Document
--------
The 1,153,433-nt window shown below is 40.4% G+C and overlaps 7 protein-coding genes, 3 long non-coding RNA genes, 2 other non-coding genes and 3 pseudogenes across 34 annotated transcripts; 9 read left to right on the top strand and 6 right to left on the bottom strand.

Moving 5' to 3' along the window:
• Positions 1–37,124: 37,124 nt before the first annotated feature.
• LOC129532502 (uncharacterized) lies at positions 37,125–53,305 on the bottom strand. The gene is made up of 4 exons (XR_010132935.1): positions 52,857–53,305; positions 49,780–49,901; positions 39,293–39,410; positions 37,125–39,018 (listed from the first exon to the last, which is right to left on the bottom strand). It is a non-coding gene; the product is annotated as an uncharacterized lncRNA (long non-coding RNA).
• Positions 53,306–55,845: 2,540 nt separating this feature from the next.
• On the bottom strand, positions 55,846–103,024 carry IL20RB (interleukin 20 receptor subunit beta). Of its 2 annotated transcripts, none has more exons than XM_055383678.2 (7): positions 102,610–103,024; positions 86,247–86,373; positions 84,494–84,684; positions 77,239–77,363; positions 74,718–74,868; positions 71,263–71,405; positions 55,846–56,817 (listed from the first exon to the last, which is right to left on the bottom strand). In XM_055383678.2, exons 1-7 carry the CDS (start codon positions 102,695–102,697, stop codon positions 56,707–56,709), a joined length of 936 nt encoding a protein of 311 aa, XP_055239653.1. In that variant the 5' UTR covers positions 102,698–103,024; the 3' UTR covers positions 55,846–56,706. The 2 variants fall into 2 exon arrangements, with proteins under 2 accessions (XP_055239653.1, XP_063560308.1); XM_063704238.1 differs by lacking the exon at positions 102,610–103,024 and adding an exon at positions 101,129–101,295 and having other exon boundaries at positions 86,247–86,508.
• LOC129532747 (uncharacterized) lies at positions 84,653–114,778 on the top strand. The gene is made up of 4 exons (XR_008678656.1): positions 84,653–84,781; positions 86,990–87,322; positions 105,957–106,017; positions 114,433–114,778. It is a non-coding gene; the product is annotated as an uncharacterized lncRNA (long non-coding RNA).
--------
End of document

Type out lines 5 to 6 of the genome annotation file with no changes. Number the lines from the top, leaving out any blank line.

• Positions 53,306–55,845: 2,540 nt separating this feature from the next.
• On the bottom strand, positions 55,846–103,024 carry IL20RB (interleukin 20 receptor subunit beta). Of its 2 annotated transcripts, none has more exons than XM_055383678.2 (7): positions 102,610–103,024; positions 86,247–86,373; positions 84,494–84,684; positions 77,239–77,363; positions 74,718–74,868; positions 71,263–71,405; positions 55,846–56,817 (listed from the first exon to the last, which is right to left on the bottom strand). In XM_055383678.2, exons 1-7 carry the CDS (start codon positions 102,695–102,697, stop codon positions 56,707–56,709), a joined length of 936 nt encoding a protein of 311 aa, XP_055239653.1. In that variant the 5' UTR covers positions 102,698–103,024; the 3' UTR covers positions 55,846–56,706. The 2 variants fall into 2 exon arrangements, with proteins under 2 accessions (XP_055239653.1, XP_063560308.1); XM_063704238.1 differs by lacking the exon at positions 102,610–103,024 and adding an exon at positions 101,129–101,295 and having other exon boundaries at positions 86,247–86,508.